There is C. moschata:

This group includes the pumpkins frequently used for commercially canned pumpkin. They tend to be oblong pumpkins and have tan skin.
Other members include:
Winter Crookneck Squash
Butternut Squash
Cushaw Squash

C. maxima:

Whether you consider these to be squash, pumpkins, pumpkin squash or any other name, these are the beasts of the pumpkin patch. Members include PrizeWinner Hybrid, Big Max and of course the infamous Atlantic Giant.
Other members include:
Hubbard squash
Boston squash
Most Winter squashes
Turban squash
Banana squash
Buttercup squash

C. pepo:

These are the Jack-o-lantern varieties you most commonly see, and the cute little pumpkins that fit in the palm of your hand. Common pumpkin varieties include Connecticut field pumpkins, Howden pumpkins, and Howden Biggie pumpkins.
Other members include:
Most summer squashes
Pattypan Summer squash
Crookneck squash
Scallop Summer Squash

And C. mixta, which isn't as common as the others, the most available variety being the pumpkin cushaw whose proponents claim it makes the best pie.

The italicized descriptions came from The Pumpkin Nook, a wonderful resource for everything you want to know about pumpkins - history, cultivation, pollination, selection, harvesting and so on. You can even read about (and draw your own conclusion on) bonding with your pumpkins!

Speaking of bonding with pumpkins, we'll be bonding with the last of last year's pumpkins when we bottle the pumpkin porter next week. We got a quick taste when we transferred it to another carboy for secondary fermentation, and it's shaping up nicely. Smooth full body, lots of spice and a hint of pumpkin. Can't wait to try it fully fermented and carbonated!

Thursday, October 11, 2007

Yard birds & house bird

Yesterday we set up an elaborate configuration of the electronet so the chickens could roam a little near the greenhouse. They've been booted from the barnyard because they tend to head straight for Stella's stall and scratch the bedding into canyons and hills. In the summer it doesn't matter as much, because Stella is plenty warm. But in winter we practice what is called the deep bedding method. We lay down straw (and cedar chips) over her stall floor, pick up poops every day, and add to the bedding layers periodically. Eventually it gets deep enough, and the composting process gets underway. As long as we keep it fairly clean, the heat generated by the bedding pack keeps Stella warm and comfortable all winter. In the spring we muck the stall out down to dirt level and put a lighter layer of bedding down. The winter bedding goes into the compost bins and turns into lovely soil to put the garden to bed with in the fall.
Where do these Yard Birds enter the picture? Well, after being lured back to their pen with scratch, they somehow bumped the gate open and were performing pest removal services in the front yard when I pulled up to the gate. After shooing them back in, we realized there really isn't much they can hurt plantwise this time of year, and their eggs are so much nicer when they are busy all day. So we've been letting them out in the yard for a few hours a day. It's so fun and pastoral to see the happy chickens scratching around and finding goodies in the grass. And the dogs enjoy following the flock to do poop patrol. Ew!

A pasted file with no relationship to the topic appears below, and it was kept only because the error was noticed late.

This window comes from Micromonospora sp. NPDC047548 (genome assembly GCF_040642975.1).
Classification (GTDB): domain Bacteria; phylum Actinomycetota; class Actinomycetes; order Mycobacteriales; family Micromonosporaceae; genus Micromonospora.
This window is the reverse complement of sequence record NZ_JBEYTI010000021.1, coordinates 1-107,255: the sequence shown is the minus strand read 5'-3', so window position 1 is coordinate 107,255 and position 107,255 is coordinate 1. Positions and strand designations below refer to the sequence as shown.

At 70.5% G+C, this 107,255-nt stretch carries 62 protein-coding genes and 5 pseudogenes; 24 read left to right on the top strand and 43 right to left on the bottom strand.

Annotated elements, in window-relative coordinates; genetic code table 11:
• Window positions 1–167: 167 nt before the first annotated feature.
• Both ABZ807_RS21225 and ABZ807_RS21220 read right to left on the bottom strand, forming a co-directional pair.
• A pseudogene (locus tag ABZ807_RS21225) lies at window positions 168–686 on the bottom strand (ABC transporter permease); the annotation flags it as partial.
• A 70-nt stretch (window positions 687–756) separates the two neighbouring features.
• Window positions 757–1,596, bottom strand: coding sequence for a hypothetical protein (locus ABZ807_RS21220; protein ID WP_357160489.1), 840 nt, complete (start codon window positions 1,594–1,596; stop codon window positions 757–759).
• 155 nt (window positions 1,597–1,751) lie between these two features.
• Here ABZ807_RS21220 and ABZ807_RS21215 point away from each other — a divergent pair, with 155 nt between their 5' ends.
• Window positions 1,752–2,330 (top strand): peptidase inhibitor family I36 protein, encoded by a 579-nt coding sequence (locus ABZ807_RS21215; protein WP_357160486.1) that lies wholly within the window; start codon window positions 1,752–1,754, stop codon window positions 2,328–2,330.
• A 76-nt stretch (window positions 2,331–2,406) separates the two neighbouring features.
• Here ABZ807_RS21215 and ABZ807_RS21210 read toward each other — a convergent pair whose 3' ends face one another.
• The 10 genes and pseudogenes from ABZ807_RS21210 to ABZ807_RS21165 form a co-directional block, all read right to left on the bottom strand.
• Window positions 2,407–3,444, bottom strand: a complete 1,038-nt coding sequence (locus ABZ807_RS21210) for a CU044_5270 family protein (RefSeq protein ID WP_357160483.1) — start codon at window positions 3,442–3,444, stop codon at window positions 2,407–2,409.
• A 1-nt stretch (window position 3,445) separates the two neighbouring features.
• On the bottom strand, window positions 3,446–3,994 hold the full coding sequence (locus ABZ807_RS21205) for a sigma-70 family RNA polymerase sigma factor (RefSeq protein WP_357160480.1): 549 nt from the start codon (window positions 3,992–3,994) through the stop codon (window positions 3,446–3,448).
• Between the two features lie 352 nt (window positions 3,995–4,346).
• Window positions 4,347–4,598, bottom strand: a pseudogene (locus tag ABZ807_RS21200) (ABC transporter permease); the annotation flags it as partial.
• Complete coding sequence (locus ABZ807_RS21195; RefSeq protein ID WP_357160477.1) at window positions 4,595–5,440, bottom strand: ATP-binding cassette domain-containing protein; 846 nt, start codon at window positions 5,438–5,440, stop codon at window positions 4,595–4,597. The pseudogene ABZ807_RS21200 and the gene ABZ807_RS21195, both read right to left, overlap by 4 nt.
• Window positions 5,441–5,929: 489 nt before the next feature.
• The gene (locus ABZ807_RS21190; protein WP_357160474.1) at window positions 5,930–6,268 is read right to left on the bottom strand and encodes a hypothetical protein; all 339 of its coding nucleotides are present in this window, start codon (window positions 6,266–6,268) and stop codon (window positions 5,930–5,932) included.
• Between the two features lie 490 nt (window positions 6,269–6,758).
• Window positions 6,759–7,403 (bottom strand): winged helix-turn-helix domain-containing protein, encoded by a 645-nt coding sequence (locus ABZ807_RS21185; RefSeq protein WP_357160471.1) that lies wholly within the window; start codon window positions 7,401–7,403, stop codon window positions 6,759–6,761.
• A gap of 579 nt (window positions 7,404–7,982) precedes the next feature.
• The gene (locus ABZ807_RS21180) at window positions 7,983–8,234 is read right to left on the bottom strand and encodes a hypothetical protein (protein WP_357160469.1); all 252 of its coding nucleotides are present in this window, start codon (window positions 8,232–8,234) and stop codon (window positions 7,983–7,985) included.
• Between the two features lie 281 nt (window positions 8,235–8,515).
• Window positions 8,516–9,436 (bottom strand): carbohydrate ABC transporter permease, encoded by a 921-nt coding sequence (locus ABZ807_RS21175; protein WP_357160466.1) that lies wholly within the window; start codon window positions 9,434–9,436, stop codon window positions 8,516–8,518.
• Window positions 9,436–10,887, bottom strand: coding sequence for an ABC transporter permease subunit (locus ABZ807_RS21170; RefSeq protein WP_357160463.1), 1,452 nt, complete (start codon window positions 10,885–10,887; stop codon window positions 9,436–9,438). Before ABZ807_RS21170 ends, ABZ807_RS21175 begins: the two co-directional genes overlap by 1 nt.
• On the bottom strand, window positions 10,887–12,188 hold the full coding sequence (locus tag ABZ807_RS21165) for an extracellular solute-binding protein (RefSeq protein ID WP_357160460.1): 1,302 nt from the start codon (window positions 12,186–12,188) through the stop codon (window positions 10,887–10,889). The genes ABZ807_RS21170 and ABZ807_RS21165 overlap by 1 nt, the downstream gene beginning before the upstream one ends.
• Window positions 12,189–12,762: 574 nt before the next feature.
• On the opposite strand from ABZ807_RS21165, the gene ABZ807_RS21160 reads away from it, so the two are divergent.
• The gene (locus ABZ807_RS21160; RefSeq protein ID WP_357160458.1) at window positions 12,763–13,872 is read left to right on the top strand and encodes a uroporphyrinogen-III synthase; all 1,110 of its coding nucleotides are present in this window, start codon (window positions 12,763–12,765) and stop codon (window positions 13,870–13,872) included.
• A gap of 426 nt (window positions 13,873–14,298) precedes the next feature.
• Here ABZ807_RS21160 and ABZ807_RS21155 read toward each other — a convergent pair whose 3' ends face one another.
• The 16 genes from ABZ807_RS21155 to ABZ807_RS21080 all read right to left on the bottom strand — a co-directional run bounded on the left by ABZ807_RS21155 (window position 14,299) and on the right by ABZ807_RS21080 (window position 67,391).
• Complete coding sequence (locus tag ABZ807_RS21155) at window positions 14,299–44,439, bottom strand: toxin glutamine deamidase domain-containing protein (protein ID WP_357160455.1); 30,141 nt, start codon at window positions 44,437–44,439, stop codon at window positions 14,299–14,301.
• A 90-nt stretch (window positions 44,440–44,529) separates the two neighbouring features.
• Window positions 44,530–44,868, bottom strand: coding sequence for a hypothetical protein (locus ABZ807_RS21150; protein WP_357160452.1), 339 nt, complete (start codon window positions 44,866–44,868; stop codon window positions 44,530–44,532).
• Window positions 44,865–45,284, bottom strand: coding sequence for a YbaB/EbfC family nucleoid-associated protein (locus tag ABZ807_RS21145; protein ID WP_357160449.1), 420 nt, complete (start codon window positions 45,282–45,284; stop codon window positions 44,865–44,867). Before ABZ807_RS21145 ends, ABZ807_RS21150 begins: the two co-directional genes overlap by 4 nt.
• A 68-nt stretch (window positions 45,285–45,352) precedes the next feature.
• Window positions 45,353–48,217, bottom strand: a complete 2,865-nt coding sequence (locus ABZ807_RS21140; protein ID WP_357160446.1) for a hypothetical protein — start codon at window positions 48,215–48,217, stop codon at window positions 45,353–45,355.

Here's a picture of Mark in a former job as Darth Vader's trained attack parrot. Well, actually it's from a really cool website about Quaker parrots that made a page for Mark 12 long years ago when the internet was still a fairly new thing to me. It's called Quakerville & if you look around hard enough, you can find more ancient pictures of Mark, and even one of me c.1995! Mark, now being a middle-aged parrot, got his first taste of sherry last night. Not a popular beverage, judging by the rapid head shake which sent sherry spraying and his blinking, watering eyes. Mark does enjoy red wine (never white!) an occasional sip of beer, and loves coffee with cream & sugar in the morning. All in moderation of course. A parrot the size of a large robin can't indulge too much in such conviviality. He also loves cheese and will take savage bites from a piece, leaving a U-shape divot like a miniature shark wound. He loves pizza crust, but no toppings. Beans, but only if you make sure there is no offending broth or sauce left on them. Pasta, as long as he can put it in his treat dish and nibble it without having to get his feet messy by holding it. And he loves ice cream so much that he'll gobble it down fast enough to get brain freeze. Or at least that's how I interpret the brief pause in intake for headshaking and watery eye-blinks.